• He founded the Benedictine Order, as he said in his famous Rule, as a “school of the Lord’s service.” St. Benedict and his Benedictine sons and daughters seek to serve the Lord in their prayer, especially their common liturgical prayer that he called the “opus Dei,” the work of God. They seek to serve the Lord in their work. Prior to St. Benedict’s revolution, manual work, like working the fields, being in shops, even copying manuscripts, were considered things done by slaves. The Benedictines sought to do it as slaves of the Lord, not in a slavish way, but learning from the Master in the school of service how to do it well. They also sought to serve the Lord in their study, zealously learning from the Master in such a way that they could not only live it but pass on as of the first important what they themselves received. Ora et labora et studium: They served the Lord in the three-fold united service  of prayer, work, and study. Those remain the three principle courses in the life of every Christian. St. Benedict would finish his rule instructing them to put nothing before the love of God, and it is in prayer that we put God first, it is in our work that we seek to offer him the sacrifice of Abel, it’s in study that we come on fire for him and for the truth that he has revealed in so many settings.
  • The culmination of the good fight of faith, of our “opus Dei” of liturgy, of our work presented as our “holy and acceptable sacrifice, our spiritual worship” is the encounter with the Lord in the Holy Eucharist. It’s here that the Lord seeks to renew us in our new name — Christian — and bless us with himself so that we can become a blessing for the world. This is the center of Benedictine life and the source and summit of the Christian life. St. Benedict would instruct his monks, “Christo omnimo nihil præponant,” “Prefer nothing whatsoever to Christ.” May we never prefer anything to the Christ we are about to receive, who wishes to fill us with every spiritual blessing in the heavens and make us victorious in his eternal victory as he gave Israel (“God is victorious”) a new name when he allowed Jacob to “defeat” him in order to open him up to his blessing!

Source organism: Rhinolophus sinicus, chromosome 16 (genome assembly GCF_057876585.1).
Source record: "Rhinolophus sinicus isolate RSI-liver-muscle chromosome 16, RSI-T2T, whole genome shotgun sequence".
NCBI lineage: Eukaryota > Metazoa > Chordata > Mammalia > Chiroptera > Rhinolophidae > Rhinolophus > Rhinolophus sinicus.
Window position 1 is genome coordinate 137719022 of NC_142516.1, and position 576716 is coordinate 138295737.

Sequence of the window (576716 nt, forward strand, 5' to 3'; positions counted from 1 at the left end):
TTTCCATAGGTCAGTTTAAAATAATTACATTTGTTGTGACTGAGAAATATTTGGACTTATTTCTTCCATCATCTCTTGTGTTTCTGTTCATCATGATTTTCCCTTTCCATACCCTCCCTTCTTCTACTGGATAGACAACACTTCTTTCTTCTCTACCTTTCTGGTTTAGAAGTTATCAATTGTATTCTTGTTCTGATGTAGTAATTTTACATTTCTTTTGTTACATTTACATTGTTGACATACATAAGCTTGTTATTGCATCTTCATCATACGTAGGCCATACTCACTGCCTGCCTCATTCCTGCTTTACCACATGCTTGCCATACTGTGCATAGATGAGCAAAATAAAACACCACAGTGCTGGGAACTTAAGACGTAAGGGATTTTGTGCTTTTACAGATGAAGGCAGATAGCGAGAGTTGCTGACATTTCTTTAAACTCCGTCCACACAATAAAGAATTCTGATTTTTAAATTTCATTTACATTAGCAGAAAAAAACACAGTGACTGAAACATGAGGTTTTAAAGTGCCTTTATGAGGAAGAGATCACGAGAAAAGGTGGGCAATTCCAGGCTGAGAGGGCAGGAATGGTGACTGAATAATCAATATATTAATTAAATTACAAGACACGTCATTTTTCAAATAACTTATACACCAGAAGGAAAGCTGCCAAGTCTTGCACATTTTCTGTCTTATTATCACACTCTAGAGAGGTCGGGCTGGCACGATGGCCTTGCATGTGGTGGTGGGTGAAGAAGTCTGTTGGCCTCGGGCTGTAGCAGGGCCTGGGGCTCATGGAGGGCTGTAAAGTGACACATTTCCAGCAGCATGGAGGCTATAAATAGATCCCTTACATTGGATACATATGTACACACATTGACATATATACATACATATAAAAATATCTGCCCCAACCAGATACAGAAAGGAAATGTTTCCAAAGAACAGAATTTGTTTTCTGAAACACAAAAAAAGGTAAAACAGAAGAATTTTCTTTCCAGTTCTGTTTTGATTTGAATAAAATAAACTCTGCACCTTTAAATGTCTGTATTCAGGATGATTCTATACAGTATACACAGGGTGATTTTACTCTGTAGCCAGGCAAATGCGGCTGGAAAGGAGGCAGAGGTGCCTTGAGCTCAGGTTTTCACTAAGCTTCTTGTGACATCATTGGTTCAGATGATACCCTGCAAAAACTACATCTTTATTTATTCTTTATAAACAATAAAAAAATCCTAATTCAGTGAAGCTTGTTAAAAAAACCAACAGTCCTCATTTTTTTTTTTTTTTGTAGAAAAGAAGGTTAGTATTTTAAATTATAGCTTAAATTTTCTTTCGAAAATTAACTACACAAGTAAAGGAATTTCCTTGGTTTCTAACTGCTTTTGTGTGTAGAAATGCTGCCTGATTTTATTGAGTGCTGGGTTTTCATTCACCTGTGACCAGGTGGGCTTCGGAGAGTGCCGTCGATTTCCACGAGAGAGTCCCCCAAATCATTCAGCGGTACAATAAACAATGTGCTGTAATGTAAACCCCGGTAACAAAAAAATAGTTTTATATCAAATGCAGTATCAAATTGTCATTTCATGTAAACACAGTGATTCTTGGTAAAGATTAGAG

The readings for today’s Mass were:

Reading 1 GN 32:23-33

In the course of the night, Jacob arose, took his two wives,
with the two maidservants and his eleven children,
and crossed the ford of the Jabbok.
After he had taken them across the stream
and had brought over all his possessions,
Jacob was left there alone.
Then some man wrestled with him until the break of dawn.
When the man saw that he could not prevail over him,
he struck Jacob’s hip at its socket,
so that the hip socket was wrenched as they wrestled.
The man then said, “Let me go, for it is daybreak.”
But Jacob said, “I will not let you go until you bless me.”
The man asked, “What is your name?”
He answered, “Jacob.”
Then the man said,
“You shall no longer be spoken of as Jacob, but as Israel,
because you have contended with divine and human beings
and have prevailed.”
Jacob then asked him, “Do tell me your name, please.”
He answered, “Why should you want to know my name?”
With that, he bade him farewell.
Jacob named the place Peniel,
“Because I have seen God face to face,” he said,
“yet my life has been spared.”

At sunrise, as he left Penuel,
Jacob limped along because of his hip.
That is why, to this day, the children of Israel do not eat
the sciatic muscle that is on the hip socket,
inasmuch as Jacob’s hip socket was struck at the sciatic muscle.

Responsorial Psalm PS 17:1B, 2-3, 6-7AB, 8B AND 15

R. (15a) In justice, I shall behold your face, O Lord.
Hear, O LORD, a just suit;
attend to my outcry;
hearken to my prayer from lips without deceit.
R. In justice, I shall behold your face, O Lord.
From you let my judgment come;
your eyes behold what is right.
Though you test my heart, searching it in the night,
though you try me with fire, you shall find no malice in me.
R. In justice, I shall behold your face, O Lord.
I call upon you, for you will answer me, O God;
incline your ear to me; hear my word.
Show your wondrous mercies,
O savior of those who flee from their foes.
R. In justice, I shall behold your face, O Lord.
Hide me in the shadow of your wings.
I in justice shall behold your face;
on waking, I shall be content in your presence.
R. In justice, I shall behold your face, O Lord.

Alleluia JN 10:14

R. Alleluia, alleluia.
I am the good shepherd, says the Lord;
I know my sheep, and mine know me.
R. Alleluia, alleluia.

Gospel MT 9:32-38

A demoniac who could not speak was brought to Jesus,
and when the demon was driven out the mute man spoke.
The crowds were amazed and said,
“Nothing like this has ever been seen in Israel.”
But the Pharisees said,
“He drives out demons by the prince of demons.”

Jesus went around to all the towns and villages,
teaching in their synagogues,
proclaiming the Gospel of the Kingdom,
and curing every disease and illness.
At the sight of the crowds, his heart was moved with pity for them
because they were troubled and abandoned,
like sheep without a shepherd.
Then he said to his disciples,
“The harvest is abundant but the laborers are few;
so ask the master of the harvest
to send out laborers for his harvest.”